By providing a completely extensible set of vertex and edge properties, you can make graphs represent much more than the structural information embodied in their topology. For instance, vertices could contain dynamic system models and edges could contain signals, and the graph could then represent a block-diagram model. The vertex and edge properties can also be used to store the state when scanning the graph in a depth-first or breadth-first manner as used by many graph algorithms. But the Wolfram Language provides a multi-paradigm approach to graph programming with a rich set of matrix, optimization, and Boolean-based frameworks that allow for a variety of extensions to the whole graph framework.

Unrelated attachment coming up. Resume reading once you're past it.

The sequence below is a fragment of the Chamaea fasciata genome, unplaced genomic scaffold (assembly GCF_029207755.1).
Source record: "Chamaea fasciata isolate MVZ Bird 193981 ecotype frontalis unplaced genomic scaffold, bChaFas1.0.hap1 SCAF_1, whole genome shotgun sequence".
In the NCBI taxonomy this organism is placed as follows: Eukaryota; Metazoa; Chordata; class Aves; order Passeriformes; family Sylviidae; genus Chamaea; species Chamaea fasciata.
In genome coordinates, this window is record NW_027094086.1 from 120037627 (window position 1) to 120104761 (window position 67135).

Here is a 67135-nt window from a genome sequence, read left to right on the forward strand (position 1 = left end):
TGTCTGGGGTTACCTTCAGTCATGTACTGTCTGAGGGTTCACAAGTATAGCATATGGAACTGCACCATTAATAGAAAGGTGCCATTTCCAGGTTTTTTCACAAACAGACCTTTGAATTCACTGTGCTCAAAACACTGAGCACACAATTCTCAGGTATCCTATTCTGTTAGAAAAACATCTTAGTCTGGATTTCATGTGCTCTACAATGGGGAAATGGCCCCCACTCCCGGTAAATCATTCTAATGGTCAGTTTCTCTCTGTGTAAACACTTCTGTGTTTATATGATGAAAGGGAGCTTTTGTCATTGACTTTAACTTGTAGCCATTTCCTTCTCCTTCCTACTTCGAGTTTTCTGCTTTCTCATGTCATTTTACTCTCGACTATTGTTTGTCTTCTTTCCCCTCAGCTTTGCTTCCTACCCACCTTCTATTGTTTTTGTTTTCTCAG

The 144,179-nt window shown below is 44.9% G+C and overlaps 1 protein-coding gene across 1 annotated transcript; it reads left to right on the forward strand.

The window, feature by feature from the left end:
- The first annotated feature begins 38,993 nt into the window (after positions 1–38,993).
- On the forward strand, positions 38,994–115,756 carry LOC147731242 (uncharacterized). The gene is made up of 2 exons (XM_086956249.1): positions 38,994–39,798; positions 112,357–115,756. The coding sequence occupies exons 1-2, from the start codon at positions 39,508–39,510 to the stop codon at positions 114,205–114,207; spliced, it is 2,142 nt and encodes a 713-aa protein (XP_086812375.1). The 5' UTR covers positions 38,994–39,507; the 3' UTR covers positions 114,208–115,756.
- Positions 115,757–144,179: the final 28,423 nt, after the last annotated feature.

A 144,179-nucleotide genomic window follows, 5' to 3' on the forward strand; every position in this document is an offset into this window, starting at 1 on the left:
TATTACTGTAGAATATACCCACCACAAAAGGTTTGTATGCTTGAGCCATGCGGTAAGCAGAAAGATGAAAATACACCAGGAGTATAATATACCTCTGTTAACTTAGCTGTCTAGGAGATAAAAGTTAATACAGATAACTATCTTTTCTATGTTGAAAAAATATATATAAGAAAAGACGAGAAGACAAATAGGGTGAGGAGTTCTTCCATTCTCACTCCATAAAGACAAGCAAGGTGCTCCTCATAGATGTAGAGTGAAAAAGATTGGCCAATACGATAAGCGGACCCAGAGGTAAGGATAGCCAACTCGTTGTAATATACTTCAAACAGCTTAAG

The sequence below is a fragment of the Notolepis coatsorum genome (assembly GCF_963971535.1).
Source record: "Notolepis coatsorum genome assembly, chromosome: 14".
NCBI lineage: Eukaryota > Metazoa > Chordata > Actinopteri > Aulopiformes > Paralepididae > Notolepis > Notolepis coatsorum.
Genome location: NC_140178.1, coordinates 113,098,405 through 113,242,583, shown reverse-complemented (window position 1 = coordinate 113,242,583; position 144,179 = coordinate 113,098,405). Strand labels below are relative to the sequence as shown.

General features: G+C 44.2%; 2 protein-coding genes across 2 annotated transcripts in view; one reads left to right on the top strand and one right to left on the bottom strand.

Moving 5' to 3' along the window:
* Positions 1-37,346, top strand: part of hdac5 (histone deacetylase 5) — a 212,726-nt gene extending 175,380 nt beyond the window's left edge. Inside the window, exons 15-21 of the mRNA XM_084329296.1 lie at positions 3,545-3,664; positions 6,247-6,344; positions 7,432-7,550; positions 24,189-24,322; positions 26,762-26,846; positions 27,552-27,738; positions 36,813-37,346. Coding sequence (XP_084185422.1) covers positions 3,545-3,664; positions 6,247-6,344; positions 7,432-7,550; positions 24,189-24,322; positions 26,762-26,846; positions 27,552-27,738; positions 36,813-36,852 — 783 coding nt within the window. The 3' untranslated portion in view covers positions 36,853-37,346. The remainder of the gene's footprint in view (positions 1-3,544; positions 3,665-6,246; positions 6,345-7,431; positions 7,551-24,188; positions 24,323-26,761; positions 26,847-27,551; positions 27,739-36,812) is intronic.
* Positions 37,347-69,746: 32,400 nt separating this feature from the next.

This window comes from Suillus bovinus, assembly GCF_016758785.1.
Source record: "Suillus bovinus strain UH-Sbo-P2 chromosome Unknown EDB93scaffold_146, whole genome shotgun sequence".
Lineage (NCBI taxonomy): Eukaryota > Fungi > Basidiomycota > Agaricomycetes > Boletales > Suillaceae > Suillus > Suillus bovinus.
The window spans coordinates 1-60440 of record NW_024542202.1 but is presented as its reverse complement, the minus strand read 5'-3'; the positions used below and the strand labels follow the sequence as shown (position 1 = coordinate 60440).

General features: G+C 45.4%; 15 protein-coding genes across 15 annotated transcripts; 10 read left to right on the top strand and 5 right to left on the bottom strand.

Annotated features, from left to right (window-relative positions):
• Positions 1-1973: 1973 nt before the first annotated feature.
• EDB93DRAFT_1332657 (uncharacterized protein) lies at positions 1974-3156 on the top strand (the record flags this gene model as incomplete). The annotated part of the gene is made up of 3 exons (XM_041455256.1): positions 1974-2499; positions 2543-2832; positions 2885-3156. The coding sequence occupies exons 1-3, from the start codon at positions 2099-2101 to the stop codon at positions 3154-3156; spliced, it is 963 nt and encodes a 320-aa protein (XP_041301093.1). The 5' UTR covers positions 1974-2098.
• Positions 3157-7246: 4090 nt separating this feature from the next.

BreadthFirstScan — scan a graph in a breadth-first order
DepthFirstScan — scan a graph in a depth-first order
AdjacencyMatrix — convert to a sparse adjacency matrix representation
AdjacencyGraph — construct a graph from an adjacency matrix
Minimize — minimize a function with constraints